The key to alleviating any concern around facial recognition technology is to create clear contractual agreements and limitations on how the service will be deployed. This doesn’t merely equate to the facial recognition technology being used, but to the cameras, their locations and who can access the data, storage and use of this content.

Users should understand the steps in how the facial recognition process works before I outline some of the main issues. It requires a mathematical (rather than interpersonal) perspective.

Effectively, a facial recognition tool:

  • Ingests image/s
  • Segments faces
  • Submits image segments
  • Conducts algorithmic measurements of key facial features
  • Translates these into an encrypted numerical face template (not an identifiable image)
  • Stores encrypted numerical face template for future comparison i.e. upon enrolment
  • Matches incoming numerical faces against enrolments
  • Delivers result

A system like this where privacy is also built in by design – that is, where its core purpose is to protect the digital identity of its customers, the children – also helps to protect the school and staff from the inadvertent duty of care and privacy risks. Put simply, if you don’t know who a student is, how can you link their consent wishes to all the images they are featured in and ensure they are used appropriately as a result? This is particularly important for special cases such as children in foster care or domestic violence situations who need greater protection.

What this looks like is a system in the school that operates as a closed-environment facial recognition function, allowing the name of an individual to be securely associated with their image and each gallery is fenced off by an electronic barrier that secures gallery-specific content and access, media (including ownership), and integration of parental consent in real time, at all times. The technology thus enables privacy rather than exploits it, and it builds greater efficiency into daily school photo management processes.

The next step is consent and the manner in which a school communicates the use of the technology. In this regard, for facial recognition, a school must specifically state why they are doing it, what they are doing with it and how it will be done.

Poor consent processes have the potential to do more harm than good. Here are two common types of consent processes that are ill-advised:

  • Coercive consent: where a school may advise, for example, that, “If consent isn’t provided, a student cannot enrol”, or, “if your child cannot have their photographed shared, then they cannot participate in the school play”. Coercive consent isn’t consent at all. If a student truly cannot enrol without the school being able to do a particular thing with their images, it is a Condition of Entry, not a request for permission.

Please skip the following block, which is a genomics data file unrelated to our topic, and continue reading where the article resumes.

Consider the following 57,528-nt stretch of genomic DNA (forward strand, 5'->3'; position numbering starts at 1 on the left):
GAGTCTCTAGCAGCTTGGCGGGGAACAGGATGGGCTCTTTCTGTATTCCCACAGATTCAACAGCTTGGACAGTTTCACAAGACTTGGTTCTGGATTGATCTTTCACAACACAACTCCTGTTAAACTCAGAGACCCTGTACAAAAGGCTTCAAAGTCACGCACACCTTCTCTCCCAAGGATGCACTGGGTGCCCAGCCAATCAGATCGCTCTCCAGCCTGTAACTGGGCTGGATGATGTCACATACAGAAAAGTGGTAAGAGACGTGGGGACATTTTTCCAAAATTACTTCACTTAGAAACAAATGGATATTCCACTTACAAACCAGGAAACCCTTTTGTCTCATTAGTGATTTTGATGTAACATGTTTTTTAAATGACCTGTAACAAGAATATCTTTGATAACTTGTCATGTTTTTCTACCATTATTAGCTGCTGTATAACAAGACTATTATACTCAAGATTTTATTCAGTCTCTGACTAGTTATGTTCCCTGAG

• Bundled consent: where a school’s approach is, “If we have consent for everything all on one vague form, we are covered.” Bundled consent occurs when multiple uses or disclosures of personal information are set out together without the ability for a person to consent to each item separately. For example, sometimes image consent is bundled with other types of permissions, such as medical or financial consent, and caregivers may feel pressured to give consent to the full list in order to ensure that their agreement with certain items is properly recorded, which also raises issues about whether the consent is truly voluntary.

The fact that you have access to personal information doesn’t mean you have consent to do as you please with it. Consent must be voluntary, informed, current and specific – anything short of this is not consent.

Clearly, facial recognition is improving and maturing quickly, so the method by which the above processes are delivered is imperative for consideration and communication. Facial recognition can be used in many ways and it will be the unique combination of purpose and morality that will make or break this business. The industry must be vigilant and proactive to reduce fear and welcome appropriate legislation – only then can we as the public benefit from the technology that purports to serve and protect our customers. 


About Colin Anson, CEO and co-founder of pixevety:

Colin Anson is a digital entrepreneur, and the CEO and co-founder of child image protection and photo storage solution, pixevety